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The Christmas Tree

By Rick Johnson  Posted by Michael Bonanno (about the submitter)       (Page 1 of 5 pages)   No comments
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Fictional Short Story


Rick Johnson 

Many, many years ago - it brings happiness now to think back that far – two young people were married. Because of war they spent their first Christmas thousands of miles apart.  It would be the only Christmas they would be apart. 

The next Christmas was joyous because they were together. A Christmas tree was procured and the man bought some typical lights and three boxes of blue glass ornaments. (He had seen a display in a store window which had looked very sophisticated). It was a nice tree, and his pretty wife smiled and loved him. But, one day she would have her own tree. 

Another Christmas came and went. The young wife added some ornaments, lights, and sewed some special stocking for kids unnamed. The husband was surprised because on the next tree she hung these hand-made and unique ornaments. Like "mushrooms" on a Christmas Tree?  But they were very special to her. And he loved her very much. 

The couple had been blessed with the sweetest little girl, cutest little boy, and snuggliest little white dog.  Only the first two were the work of the couple. Each Christmas, as they grew from tiny tots, the spirit of Christmas focused around their tree. You could see the anticipation in their eyes, feel the joy in their hearts, and see the happiness as each  ( in their own little ways ) added some of their own special things to the tree. 

Over time the man became frustrated with work, and lost interest in Christmas. In fact, it came to the point where the only things he would do were take the family (after a great deal of prodding) to select and cut down the family Christmas tree, and place the Angel on the top of the tree. 

Now the truth is, in the first instance it was not an act of anticipation, but the cheapest tree that motivated him. But the Angel, that was different. But the wife was much smarter than her husband in this regard. Not to mention a few others, so we won’t. And each year she replaced a few more of the original blue ornaments with her own special ones. She knew her husband was a good man, who loved his family more than anything else in the world. And she knew he needed them.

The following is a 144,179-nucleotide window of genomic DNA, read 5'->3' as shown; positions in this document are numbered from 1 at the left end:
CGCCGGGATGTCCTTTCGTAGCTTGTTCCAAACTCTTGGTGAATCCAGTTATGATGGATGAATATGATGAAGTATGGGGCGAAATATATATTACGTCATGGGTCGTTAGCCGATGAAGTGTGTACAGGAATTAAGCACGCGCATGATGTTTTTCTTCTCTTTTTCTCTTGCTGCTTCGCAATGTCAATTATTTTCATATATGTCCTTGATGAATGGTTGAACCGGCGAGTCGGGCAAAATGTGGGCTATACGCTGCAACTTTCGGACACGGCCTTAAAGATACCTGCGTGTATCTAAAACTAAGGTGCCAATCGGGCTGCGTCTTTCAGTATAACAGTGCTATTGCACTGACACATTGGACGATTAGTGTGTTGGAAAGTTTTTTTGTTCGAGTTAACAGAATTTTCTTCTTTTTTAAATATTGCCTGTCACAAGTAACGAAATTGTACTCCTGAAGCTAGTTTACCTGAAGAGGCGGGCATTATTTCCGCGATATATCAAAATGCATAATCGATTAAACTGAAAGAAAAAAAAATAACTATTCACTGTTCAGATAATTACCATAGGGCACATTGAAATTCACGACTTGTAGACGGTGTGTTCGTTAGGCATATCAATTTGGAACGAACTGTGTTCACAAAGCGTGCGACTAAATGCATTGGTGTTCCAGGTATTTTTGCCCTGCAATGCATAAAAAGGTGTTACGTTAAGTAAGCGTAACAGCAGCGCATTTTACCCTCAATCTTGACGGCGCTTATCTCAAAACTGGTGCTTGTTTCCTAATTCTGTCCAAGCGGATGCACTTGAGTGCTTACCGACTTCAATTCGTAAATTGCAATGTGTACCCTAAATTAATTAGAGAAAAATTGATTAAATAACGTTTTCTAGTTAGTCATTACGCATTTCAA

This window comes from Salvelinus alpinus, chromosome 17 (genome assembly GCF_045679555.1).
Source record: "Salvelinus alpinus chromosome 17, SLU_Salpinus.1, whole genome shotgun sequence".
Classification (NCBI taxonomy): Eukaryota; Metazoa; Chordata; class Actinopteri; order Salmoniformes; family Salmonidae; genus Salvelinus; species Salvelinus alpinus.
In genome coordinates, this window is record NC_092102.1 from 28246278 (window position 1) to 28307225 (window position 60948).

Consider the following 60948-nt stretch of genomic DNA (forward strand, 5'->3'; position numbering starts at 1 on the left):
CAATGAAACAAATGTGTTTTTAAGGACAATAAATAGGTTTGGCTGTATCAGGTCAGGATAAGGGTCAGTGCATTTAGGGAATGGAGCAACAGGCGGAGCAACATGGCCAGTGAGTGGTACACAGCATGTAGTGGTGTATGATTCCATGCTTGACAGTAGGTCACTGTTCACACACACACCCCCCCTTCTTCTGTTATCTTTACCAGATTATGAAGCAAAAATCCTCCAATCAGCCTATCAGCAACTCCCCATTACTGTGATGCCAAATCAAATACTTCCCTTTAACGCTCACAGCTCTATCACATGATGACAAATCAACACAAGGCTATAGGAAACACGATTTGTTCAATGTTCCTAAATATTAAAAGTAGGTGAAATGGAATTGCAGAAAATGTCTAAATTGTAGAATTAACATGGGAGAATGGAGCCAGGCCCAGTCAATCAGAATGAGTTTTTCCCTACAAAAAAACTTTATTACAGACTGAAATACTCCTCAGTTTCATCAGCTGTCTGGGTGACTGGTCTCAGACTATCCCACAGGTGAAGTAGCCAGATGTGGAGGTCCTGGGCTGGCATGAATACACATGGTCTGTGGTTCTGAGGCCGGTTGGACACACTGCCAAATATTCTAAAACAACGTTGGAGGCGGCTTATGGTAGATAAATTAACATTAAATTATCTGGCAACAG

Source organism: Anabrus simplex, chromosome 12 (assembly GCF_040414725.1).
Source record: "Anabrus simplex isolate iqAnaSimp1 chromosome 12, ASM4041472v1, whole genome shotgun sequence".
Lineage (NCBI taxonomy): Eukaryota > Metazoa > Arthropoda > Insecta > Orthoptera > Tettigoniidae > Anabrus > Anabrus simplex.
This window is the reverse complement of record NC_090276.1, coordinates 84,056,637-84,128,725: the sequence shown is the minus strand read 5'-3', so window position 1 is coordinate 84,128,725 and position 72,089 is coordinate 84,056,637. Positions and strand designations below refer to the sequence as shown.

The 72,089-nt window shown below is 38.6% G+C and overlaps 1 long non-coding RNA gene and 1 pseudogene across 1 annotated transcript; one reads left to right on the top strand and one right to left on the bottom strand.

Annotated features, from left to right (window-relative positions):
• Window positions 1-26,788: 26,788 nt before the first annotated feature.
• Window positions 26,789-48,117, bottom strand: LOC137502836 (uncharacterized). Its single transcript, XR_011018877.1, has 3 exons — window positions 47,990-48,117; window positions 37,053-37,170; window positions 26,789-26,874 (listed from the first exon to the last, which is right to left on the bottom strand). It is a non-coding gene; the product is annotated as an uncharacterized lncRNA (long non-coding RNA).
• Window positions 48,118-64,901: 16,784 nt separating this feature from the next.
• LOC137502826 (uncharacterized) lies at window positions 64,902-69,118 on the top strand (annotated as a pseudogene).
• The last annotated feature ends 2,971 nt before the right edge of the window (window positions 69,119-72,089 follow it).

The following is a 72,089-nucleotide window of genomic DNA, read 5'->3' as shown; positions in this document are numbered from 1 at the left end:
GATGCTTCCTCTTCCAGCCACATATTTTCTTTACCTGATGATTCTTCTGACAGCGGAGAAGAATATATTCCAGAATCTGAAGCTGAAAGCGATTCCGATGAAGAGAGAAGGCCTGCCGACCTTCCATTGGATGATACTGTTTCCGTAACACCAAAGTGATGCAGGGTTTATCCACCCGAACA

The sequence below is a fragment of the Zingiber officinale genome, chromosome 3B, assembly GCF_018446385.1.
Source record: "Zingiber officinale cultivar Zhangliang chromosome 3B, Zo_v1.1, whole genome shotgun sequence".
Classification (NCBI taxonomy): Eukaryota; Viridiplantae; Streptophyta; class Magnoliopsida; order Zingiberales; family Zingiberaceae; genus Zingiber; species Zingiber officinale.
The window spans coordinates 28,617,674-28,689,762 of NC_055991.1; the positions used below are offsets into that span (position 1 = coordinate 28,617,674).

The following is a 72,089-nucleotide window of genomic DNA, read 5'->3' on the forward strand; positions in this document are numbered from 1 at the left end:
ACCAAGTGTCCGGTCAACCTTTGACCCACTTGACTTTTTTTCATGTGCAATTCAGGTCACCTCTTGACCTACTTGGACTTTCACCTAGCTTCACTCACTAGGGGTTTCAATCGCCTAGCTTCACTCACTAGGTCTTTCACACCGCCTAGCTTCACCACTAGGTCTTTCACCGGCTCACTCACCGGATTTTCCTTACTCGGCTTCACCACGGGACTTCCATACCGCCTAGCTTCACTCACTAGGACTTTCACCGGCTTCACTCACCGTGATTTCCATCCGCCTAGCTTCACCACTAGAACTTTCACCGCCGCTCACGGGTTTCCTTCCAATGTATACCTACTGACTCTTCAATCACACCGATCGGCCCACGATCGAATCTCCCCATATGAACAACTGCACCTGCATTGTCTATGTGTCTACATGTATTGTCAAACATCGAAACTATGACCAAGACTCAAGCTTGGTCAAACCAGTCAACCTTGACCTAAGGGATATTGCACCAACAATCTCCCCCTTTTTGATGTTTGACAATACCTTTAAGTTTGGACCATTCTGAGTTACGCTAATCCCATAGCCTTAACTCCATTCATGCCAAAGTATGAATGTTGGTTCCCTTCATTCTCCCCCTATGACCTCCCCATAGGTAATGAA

The man was learning about life. His heart was true and intentions good, but he was an idealist in a world of reality.  He had become disenchanted with the cruelty and hypocrisy, which seemed to prevail. He had trouble accepting the reality of the world: that what had been, was, and always will be! 

His heart had become covered with layers of contempt so that to him Christmas was just another marketing gimmick.  The once magic music, and sacred feelings had transformed into feelings of being mentally violated. A sacred trust offered by a clever and greedy society bent on the bottom line. He was too proud to bow, too smart to be tricked, and unwilling to let his family indulge in such insincere manipulation without knowing his feelings.The children were good kids. Asking all sorts of things. This of course was their only Christmas, their only tree, their only family.  It was their standard and their perception of the world. They knew it was a wonderful tree and they were very lucky. But they were confused because their Dad did not share their joy.  By now he did not even bother to get the tree, just mumbled that Christmas was too commercialized, had lost its’ meaning,  and turned sullen and quiet. 

The wife took it in stride. She watched her young husband grow old. She watched him as he changed from a life full of idealism and hope, to sadness and confusion.  And she nursed him when he wasn’t looking because she knew he wasn’t winning. 

She loved him. The kids loved him. Even the dog put up with him. 

By now the tots were almost adults. The little blond girl had changed from a slender blond pixie to a very beautiful, intelligent lady. She was full of life, spontaneous and charming. But she also understood reality and the importance of love, understanding, and compassion. And though she had inherited many of her father’s weaknesses, she was aware of them and the importance of accepting her them. 

The son was younger, and different. Like his father he was very creative and of many abilities. But he was more like his mother. Small, quiet, and sensitive he had the heart of a lion, but seemed so many times to come up short of comparison to his father. More important, he did not understand and never would his father’s contempt for society and Christmas. It was not lost on him, but neither was the quiet love and encouragement of his mother, and his grandparents, and nuclear family the father encouraged him to cultivate. Though his father might be different, he never kept the son from developing his own positive perspectives. And the son loved the twirling tinsel reflecting the lights and ornaments on the tree. 

Now I know I will not shock you when I tell you that mothers know of the things which love are made of…  And this mother had an iron will and spirit that no mortal would cross. She knew each one of her family, and what they needed. And she wielded her love like the sword of Lancelot. She had never lost her idealism or spirit. She did not let the discouragement of her husband affect the family too deeply.  And yet her heart was sad for his pain. 

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Michael Bonanno is an associate editor for OpEdNews.

He is also a published poet, essayist and musician who lives in the San Francisco Bay Area.

Bonanno is a political progressive, not a Democratic Party apologist. He believes it's (more...)

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